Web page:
One of the biggest problems that filmmakers encounter on the set of a movie is the sounds – be them background sounds or random sounds that the teams behind the camera make.
Moreover, it’s much easier to make a two-sequence hand signal than scream what you want to say to a guy that’s on the other hand on the set. First, because what you might want to tell him will take much longer when said in words rather than in hand signals, and second, because you will make a lot of noise – which is not recommended.
Therefore, if you want to get acquainted with some of the hand signals that light technicians use on a set, then stick with us as we present to you all you should know about them.
Signs for Aiming the Light
On many occasions, a certain light on the set will have to be aimed up, down, left, and right. To do so, a lighting technician will rely on a set of basic hand signals.
The procedure is very easy – all you must do is stretch out your index finger and point upwards if you want the light to be tilted up, downwards if you want it tilted down, leftwards if you want the light to be panned left, and rightwards if you want it panned right.
Raising or Lowering the Light
For example, one of the lights on the set might have to be raised or lowered. This is when we’re getting into more complex hand signals – as you won’t probably see them being done in other jobs.
If you want the crew member that’s handling the light you want to be modified, you will show him what to do with the stem of the light – namely, the pole that the light is attached to.
By simply pretending to grab the stem of the light, having your fists one above the other – and close to each other – and then acting like pulling up the pole, you will sign to the crew that you want the stem up, raised.
If you want to lower a light, the process mentioned above is repeated backward – just like you would pull the pole down, in a lowered position.
Moving Back or Bringing in a Light
This is yet another very simple hand gesture.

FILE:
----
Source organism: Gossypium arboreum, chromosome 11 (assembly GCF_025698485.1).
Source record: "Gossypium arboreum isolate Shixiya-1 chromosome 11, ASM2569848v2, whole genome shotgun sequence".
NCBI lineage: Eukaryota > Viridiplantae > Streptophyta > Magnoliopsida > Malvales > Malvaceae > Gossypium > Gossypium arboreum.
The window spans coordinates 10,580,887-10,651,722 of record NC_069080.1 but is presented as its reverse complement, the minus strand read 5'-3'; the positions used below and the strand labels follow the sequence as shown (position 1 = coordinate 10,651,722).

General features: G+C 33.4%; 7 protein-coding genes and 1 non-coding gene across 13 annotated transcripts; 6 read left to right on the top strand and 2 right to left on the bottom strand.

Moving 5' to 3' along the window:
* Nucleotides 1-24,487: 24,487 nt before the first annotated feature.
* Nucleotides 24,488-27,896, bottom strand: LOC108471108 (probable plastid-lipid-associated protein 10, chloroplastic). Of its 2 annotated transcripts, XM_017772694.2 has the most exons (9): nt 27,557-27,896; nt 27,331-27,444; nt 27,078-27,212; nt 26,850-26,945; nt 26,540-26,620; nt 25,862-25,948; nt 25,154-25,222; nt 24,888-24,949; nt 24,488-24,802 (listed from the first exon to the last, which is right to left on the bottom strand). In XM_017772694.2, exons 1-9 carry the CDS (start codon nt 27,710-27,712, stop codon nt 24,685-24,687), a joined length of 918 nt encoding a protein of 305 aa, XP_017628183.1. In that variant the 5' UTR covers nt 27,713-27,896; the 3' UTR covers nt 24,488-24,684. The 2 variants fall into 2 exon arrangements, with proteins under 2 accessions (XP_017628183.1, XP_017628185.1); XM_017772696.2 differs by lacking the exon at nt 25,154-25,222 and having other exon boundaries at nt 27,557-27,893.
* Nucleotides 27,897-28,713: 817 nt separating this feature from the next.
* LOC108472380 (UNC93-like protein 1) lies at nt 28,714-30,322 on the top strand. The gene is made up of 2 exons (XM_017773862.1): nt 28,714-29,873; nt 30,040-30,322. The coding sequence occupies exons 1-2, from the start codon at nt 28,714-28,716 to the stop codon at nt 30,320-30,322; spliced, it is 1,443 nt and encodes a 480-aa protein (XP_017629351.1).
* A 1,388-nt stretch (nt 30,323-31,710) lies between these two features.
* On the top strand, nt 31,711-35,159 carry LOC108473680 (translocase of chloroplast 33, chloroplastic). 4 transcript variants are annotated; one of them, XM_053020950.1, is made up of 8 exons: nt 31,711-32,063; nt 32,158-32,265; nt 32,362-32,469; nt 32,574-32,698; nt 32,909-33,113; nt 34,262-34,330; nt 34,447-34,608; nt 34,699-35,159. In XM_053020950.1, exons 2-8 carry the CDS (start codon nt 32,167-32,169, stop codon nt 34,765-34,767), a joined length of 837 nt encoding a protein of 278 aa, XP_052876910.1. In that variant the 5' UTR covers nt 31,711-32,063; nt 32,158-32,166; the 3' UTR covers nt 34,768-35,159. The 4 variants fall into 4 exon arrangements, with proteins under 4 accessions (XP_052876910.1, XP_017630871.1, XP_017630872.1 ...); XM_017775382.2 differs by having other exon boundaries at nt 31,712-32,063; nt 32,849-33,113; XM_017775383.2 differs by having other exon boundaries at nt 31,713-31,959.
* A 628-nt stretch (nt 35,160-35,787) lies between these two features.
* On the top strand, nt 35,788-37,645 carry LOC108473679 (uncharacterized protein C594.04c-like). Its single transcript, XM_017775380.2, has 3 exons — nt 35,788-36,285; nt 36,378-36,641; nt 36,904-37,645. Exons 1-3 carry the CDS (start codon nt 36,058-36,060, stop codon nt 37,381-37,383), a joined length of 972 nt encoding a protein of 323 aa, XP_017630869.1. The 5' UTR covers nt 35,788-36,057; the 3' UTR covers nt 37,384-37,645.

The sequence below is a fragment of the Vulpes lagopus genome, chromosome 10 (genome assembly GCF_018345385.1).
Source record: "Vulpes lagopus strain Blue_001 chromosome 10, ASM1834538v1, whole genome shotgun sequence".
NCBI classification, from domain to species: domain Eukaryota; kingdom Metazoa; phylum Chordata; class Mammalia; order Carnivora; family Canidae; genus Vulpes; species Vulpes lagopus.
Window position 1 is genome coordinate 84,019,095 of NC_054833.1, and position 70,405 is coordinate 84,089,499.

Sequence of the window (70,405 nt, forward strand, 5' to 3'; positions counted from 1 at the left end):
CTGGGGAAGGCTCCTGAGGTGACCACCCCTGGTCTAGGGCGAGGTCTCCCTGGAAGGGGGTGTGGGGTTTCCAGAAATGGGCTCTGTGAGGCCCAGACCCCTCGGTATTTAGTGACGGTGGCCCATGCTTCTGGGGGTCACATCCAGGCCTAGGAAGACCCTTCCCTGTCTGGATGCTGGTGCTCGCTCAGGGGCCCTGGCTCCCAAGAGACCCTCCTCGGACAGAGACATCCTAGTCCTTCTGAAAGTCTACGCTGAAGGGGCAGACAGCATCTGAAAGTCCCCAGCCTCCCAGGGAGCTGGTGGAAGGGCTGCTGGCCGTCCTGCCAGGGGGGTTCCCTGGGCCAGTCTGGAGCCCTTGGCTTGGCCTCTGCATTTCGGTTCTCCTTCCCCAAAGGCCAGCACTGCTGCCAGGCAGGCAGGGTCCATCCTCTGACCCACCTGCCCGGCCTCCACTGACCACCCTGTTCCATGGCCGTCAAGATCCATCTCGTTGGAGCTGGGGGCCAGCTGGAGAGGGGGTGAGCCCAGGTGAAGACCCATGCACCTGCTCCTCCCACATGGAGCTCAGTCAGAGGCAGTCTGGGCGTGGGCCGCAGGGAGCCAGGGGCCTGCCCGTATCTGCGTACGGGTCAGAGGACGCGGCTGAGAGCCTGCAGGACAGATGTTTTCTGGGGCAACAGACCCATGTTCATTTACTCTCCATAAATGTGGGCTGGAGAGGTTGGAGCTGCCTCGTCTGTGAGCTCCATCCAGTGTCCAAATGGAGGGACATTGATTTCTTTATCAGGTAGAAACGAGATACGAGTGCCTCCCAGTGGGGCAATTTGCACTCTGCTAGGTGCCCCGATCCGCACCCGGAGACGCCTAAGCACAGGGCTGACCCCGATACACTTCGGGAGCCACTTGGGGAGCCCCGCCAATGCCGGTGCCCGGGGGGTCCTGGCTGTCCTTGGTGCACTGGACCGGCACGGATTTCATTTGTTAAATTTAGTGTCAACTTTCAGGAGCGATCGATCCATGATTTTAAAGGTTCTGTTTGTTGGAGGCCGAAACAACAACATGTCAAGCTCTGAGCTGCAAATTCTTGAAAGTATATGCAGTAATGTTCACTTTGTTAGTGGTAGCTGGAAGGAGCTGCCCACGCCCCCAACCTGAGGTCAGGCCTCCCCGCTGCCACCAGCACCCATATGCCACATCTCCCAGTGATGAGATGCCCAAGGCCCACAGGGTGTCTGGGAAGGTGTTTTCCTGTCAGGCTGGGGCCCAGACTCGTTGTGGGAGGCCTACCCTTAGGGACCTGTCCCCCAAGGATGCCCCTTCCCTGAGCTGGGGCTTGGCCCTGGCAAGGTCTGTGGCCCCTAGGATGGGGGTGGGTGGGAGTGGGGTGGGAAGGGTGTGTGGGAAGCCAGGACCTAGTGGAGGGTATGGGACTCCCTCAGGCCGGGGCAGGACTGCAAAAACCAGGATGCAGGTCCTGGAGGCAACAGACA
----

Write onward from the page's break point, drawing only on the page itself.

When it comes to lights, having it tilted properly and set at the required height is not enough – lighting must be perfect in a scene of a movie. That’s why you might also be required to move one back or bring it in.
To do so, you’ll rely on two basic hand signals. If you want it moved back, you can just pretend that you are pushing away an invisible item that’s in your face or signaling a person to step back.
If you want it brought in, just pretend you are signaling a person to come closer to you – easy, right?
Light – Spot, Flood, Full Flood
When it comes to light spotting, we go once again in the territory of more complex hand signals – as there are three very different ones that you should know, depending on how you want the light spotted.
For example, if you want to signal a crew member to spot the light, you can show him to do so by asking – with your hands, of course – for just a pinch of salt. We are sure that you know what we mean. Just pinch your thumb and your index finger together and show them to whoever needs to see the hand signal.
Light Flood Out
Now, if you want someone to flood out a light, you can just give him the signal you would give out to someone you want to call you later. It’s easy – thumb and pinky finger out while the others clenched in the palm of your hand, and then do a small rocking movement.
Light Full Flood
In case you want the light to go on full flood, you’ll have to remember the times when you made shadows on a wall with your hand. If you wanted to make the mouth of a certain character, you’d have all your fingers but the thumb pointing straight out, while the thumb touches the index.
Now, if you want that mouth to open – well you know the drill, create wide distance between the thumb and the rest of the fingers while maintaining the same positioning. This is what you must do if you want the light on a full flood.
Light – Scrims
When it comes to scrims, you may have single or double scrims. In this case, you can ask the crew member for a single or a double down. To do so, you show the number of scrims with your fingers, and then point down.
Moreover, if you want the scrims pulled, you will ask for a single or a double out. Again, you will show him the number of scrims, after which you will point backward with your thumb – just like you would point at something behind you without turning around.
Light All Set
When the light is set just the way you want it, you can show that everything is ok – you know how – or clench your fist to signal that you want it held that way.
On the other hand, when you want a light killed, you will have all your fingers straight out, and so a slicing gesture towards your neck – obviously, right?
If you want to go on a restroom break, signal a person to cover you by placing your hand on your hand or pretending to squeeze a towel in your hands – fists clenched, and you know the rest.
Counting on the set is a bit different, as you need only one hand to show all the numbers from one to then. When counting from one to five, your fingers will be pointing up. On the other hand, when you count from six to ten, you will have them pointing left or right, as you would continue the counting with them.
Well, these were the most important signals a light technician should know on set. Make sure to learn the well so that you don’t mix things up and ask for a light to be positioned in a different way.